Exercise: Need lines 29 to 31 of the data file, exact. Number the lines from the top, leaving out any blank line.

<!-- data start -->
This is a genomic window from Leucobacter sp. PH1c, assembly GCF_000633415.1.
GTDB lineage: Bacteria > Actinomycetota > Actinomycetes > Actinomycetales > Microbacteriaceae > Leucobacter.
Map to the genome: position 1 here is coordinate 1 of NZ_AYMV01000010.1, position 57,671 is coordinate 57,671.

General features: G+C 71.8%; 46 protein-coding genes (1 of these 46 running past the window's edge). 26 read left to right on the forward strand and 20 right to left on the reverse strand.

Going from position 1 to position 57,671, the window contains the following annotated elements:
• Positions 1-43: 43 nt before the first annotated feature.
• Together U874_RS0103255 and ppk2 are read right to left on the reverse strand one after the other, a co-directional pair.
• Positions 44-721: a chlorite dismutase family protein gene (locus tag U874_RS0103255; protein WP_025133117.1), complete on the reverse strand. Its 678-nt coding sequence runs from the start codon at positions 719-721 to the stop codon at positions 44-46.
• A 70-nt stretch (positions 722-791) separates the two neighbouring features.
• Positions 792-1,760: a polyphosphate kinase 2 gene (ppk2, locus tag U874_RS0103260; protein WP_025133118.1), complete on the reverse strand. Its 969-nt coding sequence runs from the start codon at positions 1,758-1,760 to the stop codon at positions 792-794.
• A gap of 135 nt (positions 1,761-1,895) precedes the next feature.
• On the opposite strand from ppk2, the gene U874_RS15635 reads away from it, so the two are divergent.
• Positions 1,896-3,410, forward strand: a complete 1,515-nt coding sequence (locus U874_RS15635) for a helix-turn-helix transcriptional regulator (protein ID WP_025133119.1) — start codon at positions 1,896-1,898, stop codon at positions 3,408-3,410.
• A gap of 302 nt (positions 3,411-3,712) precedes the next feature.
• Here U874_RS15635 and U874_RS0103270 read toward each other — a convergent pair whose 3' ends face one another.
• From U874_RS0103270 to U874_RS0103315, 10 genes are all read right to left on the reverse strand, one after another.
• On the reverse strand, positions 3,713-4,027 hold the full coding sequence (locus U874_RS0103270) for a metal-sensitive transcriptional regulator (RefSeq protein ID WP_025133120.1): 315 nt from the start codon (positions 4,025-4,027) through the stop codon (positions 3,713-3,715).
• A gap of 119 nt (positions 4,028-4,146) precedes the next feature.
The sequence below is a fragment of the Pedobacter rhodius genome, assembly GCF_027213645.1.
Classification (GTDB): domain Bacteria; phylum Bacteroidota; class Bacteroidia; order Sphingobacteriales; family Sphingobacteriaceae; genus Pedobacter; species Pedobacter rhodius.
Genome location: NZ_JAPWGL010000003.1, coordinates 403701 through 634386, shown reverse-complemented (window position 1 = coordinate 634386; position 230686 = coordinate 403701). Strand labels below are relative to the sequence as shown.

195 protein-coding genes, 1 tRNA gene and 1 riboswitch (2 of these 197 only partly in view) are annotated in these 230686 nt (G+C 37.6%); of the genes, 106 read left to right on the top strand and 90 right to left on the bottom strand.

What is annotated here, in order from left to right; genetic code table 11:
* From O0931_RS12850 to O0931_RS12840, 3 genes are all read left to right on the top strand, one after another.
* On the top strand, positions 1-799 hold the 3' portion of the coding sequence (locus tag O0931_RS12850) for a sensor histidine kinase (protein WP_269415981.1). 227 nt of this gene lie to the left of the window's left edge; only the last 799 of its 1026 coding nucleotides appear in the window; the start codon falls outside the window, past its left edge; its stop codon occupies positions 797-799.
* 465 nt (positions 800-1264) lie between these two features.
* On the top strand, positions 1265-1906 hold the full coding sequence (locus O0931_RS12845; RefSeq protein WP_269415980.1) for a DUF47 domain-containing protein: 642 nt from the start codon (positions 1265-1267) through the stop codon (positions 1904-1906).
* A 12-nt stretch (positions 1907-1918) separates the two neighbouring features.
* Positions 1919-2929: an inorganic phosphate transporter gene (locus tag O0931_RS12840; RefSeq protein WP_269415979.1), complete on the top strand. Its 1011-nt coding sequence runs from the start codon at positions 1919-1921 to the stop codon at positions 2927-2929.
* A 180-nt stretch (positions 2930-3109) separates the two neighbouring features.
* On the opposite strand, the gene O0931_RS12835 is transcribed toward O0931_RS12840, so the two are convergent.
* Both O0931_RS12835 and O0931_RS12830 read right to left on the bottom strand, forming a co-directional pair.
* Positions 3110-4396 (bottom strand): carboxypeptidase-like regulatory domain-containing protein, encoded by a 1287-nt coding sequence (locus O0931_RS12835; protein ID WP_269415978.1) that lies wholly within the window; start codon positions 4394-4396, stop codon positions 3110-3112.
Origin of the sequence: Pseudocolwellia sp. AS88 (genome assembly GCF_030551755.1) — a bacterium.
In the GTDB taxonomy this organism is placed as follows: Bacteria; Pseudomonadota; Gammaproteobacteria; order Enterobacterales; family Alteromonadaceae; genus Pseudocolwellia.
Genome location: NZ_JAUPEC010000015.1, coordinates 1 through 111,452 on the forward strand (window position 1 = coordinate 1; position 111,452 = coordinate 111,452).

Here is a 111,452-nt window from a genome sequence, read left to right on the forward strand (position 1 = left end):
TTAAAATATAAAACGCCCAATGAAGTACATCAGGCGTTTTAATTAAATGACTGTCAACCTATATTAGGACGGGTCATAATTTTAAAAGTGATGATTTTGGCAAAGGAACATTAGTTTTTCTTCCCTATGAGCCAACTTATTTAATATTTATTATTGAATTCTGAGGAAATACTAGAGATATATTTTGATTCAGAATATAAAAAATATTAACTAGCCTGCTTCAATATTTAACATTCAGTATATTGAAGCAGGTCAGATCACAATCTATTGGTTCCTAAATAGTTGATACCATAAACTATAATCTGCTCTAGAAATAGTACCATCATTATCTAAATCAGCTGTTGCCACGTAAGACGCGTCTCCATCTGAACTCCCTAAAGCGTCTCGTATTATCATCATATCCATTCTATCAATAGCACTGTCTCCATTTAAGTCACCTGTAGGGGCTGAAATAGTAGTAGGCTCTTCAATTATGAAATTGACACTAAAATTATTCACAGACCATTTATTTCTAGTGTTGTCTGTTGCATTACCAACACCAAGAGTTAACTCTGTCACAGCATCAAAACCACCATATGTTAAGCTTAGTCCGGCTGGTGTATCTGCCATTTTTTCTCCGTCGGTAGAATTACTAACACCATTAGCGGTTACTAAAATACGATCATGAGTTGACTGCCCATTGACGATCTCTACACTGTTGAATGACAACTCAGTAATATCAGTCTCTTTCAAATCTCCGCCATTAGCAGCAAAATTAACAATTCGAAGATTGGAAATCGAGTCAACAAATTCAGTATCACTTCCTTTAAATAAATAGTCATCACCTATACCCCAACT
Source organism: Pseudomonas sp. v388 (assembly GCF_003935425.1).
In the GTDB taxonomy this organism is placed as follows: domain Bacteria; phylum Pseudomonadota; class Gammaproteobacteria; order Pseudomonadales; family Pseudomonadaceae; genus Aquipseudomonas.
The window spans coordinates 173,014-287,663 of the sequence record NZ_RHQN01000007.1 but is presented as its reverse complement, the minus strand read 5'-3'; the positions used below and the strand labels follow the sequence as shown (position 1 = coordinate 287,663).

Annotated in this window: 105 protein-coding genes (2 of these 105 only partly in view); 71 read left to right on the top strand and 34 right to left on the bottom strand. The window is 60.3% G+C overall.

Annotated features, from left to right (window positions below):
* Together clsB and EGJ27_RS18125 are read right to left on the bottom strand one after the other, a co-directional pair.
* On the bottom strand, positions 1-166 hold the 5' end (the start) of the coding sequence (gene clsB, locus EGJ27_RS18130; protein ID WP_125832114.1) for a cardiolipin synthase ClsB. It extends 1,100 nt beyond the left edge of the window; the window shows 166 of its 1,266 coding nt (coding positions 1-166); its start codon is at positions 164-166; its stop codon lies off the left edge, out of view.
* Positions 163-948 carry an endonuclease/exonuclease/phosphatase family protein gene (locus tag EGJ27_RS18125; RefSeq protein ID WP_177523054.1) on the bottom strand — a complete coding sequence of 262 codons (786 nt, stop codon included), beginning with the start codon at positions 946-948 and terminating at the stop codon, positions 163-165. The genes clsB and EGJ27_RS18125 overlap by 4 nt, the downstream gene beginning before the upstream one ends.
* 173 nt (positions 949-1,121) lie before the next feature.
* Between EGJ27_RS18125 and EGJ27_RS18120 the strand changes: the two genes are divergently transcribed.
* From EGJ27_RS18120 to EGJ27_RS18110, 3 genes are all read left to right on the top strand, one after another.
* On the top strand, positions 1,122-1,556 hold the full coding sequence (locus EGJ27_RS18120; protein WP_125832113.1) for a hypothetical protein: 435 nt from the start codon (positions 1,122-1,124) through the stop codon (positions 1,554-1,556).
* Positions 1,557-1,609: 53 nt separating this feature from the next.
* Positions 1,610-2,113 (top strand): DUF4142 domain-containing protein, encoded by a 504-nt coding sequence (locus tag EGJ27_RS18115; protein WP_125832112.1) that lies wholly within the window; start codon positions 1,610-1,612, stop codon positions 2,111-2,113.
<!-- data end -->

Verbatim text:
* Positions 1919-2929: an inorganic phosphate transporter gene (locus tag O0931_RS12840; RefSeq protein WP_269415979.1), complete on the top strand. Its 1011-nt coding sequence runs from the start codon at positions 1919-1921 to the stop codon at positions 2927-2929.
* A 180-nt stretch (positions 2930-3109) separates the two neighbouring features.
* On the opposite strand, the gene O0931_RS12835 is transcribed toward O0931_RS12840, so the two are convergent.